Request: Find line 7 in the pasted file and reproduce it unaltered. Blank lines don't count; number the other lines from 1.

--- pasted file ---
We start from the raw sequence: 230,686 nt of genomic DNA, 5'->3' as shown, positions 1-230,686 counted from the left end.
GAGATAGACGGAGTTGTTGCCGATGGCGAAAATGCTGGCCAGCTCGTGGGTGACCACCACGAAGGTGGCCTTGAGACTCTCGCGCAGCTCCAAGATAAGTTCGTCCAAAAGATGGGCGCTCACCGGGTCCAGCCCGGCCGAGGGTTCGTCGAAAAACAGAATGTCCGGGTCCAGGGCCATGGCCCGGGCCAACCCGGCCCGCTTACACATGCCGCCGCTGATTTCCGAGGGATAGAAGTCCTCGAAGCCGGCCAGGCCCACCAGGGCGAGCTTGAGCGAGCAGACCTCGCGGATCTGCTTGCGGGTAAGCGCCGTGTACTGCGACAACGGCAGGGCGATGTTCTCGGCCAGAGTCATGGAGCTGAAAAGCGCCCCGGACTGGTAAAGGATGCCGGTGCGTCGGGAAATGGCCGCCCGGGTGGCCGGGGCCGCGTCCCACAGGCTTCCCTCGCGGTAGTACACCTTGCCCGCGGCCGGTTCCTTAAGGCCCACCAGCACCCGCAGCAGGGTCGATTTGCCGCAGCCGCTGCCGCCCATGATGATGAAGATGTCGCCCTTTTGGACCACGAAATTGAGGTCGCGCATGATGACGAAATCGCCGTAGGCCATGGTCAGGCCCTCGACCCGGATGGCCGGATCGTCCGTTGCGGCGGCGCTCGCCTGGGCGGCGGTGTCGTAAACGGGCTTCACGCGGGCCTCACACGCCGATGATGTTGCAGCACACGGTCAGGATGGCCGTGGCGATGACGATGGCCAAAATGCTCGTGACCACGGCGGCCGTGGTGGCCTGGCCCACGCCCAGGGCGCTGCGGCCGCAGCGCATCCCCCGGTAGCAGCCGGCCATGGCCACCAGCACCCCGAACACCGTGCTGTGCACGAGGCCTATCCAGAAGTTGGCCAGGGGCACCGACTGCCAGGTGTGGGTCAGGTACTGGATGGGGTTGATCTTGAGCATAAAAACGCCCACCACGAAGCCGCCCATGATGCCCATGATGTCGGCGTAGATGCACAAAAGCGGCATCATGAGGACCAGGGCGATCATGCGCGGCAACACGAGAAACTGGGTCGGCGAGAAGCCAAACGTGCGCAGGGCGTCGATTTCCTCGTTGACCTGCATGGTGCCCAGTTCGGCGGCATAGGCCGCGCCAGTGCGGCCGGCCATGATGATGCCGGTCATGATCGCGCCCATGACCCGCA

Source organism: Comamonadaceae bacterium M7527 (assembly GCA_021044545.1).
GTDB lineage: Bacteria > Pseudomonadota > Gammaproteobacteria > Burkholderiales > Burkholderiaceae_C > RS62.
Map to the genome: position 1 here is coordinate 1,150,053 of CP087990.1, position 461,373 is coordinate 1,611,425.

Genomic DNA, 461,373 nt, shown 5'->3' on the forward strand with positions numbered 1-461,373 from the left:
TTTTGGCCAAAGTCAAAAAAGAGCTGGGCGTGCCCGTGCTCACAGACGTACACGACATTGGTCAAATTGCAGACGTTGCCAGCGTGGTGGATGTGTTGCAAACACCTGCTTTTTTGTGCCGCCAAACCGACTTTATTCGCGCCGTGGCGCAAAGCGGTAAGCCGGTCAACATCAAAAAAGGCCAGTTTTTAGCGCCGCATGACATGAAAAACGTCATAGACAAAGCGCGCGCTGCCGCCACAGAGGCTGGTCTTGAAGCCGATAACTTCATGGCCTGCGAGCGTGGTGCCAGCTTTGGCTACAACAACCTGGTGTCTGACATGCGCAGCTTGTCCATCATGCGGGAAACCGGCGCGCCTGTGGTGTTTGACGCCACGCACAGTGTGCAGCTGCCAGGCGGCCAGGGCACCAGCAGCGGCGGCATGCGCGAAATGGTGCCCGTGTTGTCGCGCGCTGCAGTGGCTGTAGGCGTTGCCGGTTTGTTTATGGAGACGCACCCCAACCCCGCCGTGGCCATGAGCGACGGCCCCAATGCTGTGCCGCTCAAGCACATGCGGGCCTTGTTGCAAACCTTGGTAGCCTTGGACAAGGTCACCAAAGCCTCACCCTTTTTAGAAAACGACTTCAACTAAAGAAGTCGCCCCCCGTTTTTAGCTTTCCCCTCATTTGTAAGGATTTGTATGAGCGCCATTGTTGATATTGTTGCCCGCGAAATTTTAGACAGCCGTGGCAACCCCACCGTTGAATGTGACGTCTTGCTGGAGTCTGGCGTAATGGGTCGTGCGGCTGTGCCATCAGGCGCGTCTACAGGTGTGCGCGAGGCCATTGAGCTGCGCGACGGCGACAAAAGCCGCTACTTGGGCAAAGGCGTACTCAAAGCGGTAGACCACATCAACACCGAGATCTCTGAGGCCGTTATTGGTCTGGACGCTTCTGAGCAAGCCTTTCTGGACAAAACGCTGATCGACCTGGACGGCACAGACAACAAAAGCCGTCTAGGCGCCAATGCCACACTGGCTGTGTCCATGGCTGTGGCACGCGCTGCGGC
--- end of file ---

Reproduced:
TTTTGGCCAAAGTCAAAAAAGAGCTGGGCGTGCCCGTGCTCACAGACGTACACGACATTGGTCAAATTGCAGACGTTGCCAGCGTGGTGGATGTGTTGCAAACACCTGCTTTTTTGTGCCGCCAAACCGACTTTATTCGCGCCGTGGCGCAAAGCGGTAAGCCGGTCAACATCAAAAAAGGCCAGTTTTTAGCGCCGCATGACATGAAAAACGTCATAGACAAAGCGCGCGCTGCCGCCACAGAGGCTGGTCTTGAAGCCGATAACTTCATGGCCTGCGAGCGTGGTGCCAGCTTTGGCTACAACAACCTGGTGTCTGACATGCGCAGCTTGTCCATCATGCGGGAAACCGGCGCGCCTGTGGTGTTTGACGCCACGCACAGTGTGCAGCTGCCAGGCGGCCAGGGCACCAGCAGCGGCGGCATGCGCGAAATGGTGCCCGTGTTGTCGCGCGCTGCAGTGGCTGTAGGCGTTGCCGGTTTGTTTATGGAGACGCACCCCAACCCCGCCGTGGCCATGAGCGACGGCCCCAATGCTGTGCCGCTCAAGCACATGCGGGCCTTGTTGCAAACCTTGGTAGCCTTGGACAAGGTCACCAAAGCCTCACCCTTTTTAGAAAACGACTTCAACTAAAGAAGTCGCCCCCCGTTTTTAGCTTTCCCCTCATTTGTAAGGATTTGTATGAGCGCCATTGTTGATATTGTTGCCCGCGAAATTTTAGACAGCCGTGGCAACCCCACCGTTGAATGTGACGTCTTGCTGGAGTCTGGCGTAATGGGTCGTGCGGCTGTGCCATCAGGCGCGTCTACAGGTGTGCGCGAGGCCATTGAGCTGCGCGACGGCGACAAAAGCCGCTACTTGGGCAAAGGCGTACTCAAAGCGGTAGACCACATCAACACCGAGATCTCTGAGGCCGTTATTGGTCTGGACGCTTCTGAGCAAGCCTTTCTGGACAAAACGCTGATCGACCTGGACGGCACAGACAACAAAAGCCGTCTAGGCGCCAATGCCACACTGGCTGTGTCCATGGCTGTGGCACGCGCTGCGGC